Technology in our Modern Times and the Future – Pinterest (Teaching Resource 2)

(Year 5 and onwards)

The following Pinterst page is a board I created exploring how technology is advancing in our world and how technology is used in our modern times. This is a great resource to present and explore with older primary school students as they will be thoroughly engaged to view these articles. After presenting them this resource the educator could further the learning experience by requesting the students to pick one of the articles and write down key words and ideas from that article to share in groups.

The learning resource;

Technology and it’s Advancements – Image and paragraph (Teaching Resource 1)

(Years 4 onwards)

The first teaching resource has been designed to give students an introduction to technology and it’s advancements. The teaching resource was created using the Wordle web tool. It’s purpose is to scratch the surface on the topic and give students a basic understanding before thoroughly learning the topic. This resource would work effectively if the educator were to question students how the key words link to the topic and how they are so important. To start the resource the teacher could read the below paragraph (which was used in the Wordle web tool to create the resource image) and ask them what are some key words that are seen important.

The resource paragraph;

Technology has rapidly advanced in the past few decades. These advancements are developing the way we communicate, innovate, share information and achieve new tasks. In these modern times it is important for students to be digitally fluent and to keep up with such advancements. To effectively participate with the world in tasks involving technology an individual must have knowledge in operating such technologies. As technology advances and our reliability on the use of technology increases, a new divide is to increasing between the people who can access technology and who can’t. This divide is increasingly separating the relationship between people who can access technology to those who cannot.

Then once the educator has received some valuable answers from the students he/she will present them with the resource image;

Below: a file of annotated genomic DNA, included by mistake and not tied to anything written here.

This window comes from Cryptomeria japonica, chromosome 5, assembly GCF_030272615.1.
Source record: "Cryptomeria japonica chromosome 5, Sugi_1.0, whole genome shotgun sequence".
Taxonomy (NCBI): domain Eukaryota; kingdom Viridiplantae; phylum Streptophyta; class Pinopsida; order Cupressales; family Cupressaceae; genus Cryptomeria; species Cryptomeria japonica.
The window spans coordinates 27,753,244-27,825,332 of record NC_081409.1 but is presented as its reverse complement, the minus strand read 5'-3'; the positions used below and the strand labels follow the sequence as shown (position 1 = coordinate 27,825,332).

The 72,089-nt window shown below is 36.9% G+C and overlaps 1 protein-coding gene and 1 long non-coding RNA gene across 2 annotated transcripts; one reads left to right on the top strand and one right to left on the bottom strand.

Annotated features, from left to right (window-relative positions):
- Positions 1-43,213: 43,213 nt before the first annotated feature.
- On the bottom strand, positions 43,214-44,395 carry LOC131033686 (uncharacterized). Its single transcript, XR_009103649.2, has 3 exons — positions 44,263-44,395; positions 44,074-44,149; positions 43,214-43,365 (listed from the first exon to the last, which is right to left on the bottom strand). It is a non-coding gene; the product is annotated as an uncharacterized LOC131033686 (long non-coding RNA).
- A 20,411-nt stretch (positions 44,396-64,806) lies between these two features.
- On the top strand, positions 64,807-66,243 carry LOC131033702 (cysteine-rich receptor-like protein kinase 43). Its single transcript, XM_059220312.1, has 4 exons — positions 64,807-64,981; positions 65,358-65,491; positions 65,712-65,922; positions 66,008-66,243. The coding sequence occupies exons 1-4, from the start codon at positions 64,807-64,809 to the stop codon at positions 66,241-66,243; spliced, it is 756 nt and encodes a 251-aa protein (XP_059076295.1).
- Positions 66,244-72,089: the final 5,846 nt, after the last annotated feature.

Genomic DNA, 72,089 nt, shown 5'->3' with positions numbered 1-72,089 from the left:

technology advancements worlde

After presenting the following image the educator can then ask students if their responses from the resource paragraph is similar to any words in the resource picture. The educator can then ask students to create their own Wordle based on technology advancements and see what key words they create.

Digital fluency

Kids excited on laptop - Featured

Digital fluency is a person’s ability to reliably achieve desired outcomes through use of digital technology. Makice (n.d.) mentions “being literate means you know what tools to use and how to use them, while fluency means you also know when and why to use them.” Students entering university for their first year have already the basics for digital fluency, but for the next four years these skills need to be developed (Howell, 2012). Students have used their own personal technologies and technologies in a school setting so their abilities towards using technology at a tertiary level is basic. Digital fluency is heavily correlated to becoming an effective lifelong learner because majority of the information we access is digital (Howell, 2012). Mac Manus (2013) makes a statement about the youth of the twenty first century, “They have spent their entire lives surrounded by and using computers and other digital devices”. The Australian Curriculum, Assessment Reporting Authority heavily focuses on using technology where ever possible to broaden the basic skills of the students so they are better prepared in the digital world. Programs such as word processers, spreadsheets, presentation programs and using online web tools are important and frequently used programs by teachers and students in a learning experience. In such a digital world technology is more involved in people’s lives than ever before, with the advancement and use of technology continuously growing. Without a digital fluency, certain tasks would be very hard, or impossible to complete when so many tasks have to be completed online or with the assistance of technology.

 

References

Howell, J. (2012). Teaching with ICT: Digital Pedagogies for Collaboration & Creativity. South Melbourne, Vic: Oxford University Press

Bauer, Kurt. (2014). (Image). Can the blended classroom help instill “Grit”?. Getting smart. Retrieved from http://gettingsmart.com/2014/05/can-blended-classroom-help-instill-grit/

Mac Manus, S. (2013). Getting young people fluent in digital. The Guardian. Retrieved from                                             http://www.theguardian.com/social-enterprise-network/2013/aug/02/young-people-fluent-digital

Makice, K. Digital Fluency. Pinterest. Retrieved from https://www.pinterest.com/kmakice/digital-fluency/

The Digital divide

digital-divide  - Copy

The “Bridging the Digital Divide” video raises awareness to why it is important that all children have technological skills and  aim to achieve a good level of digital fluency.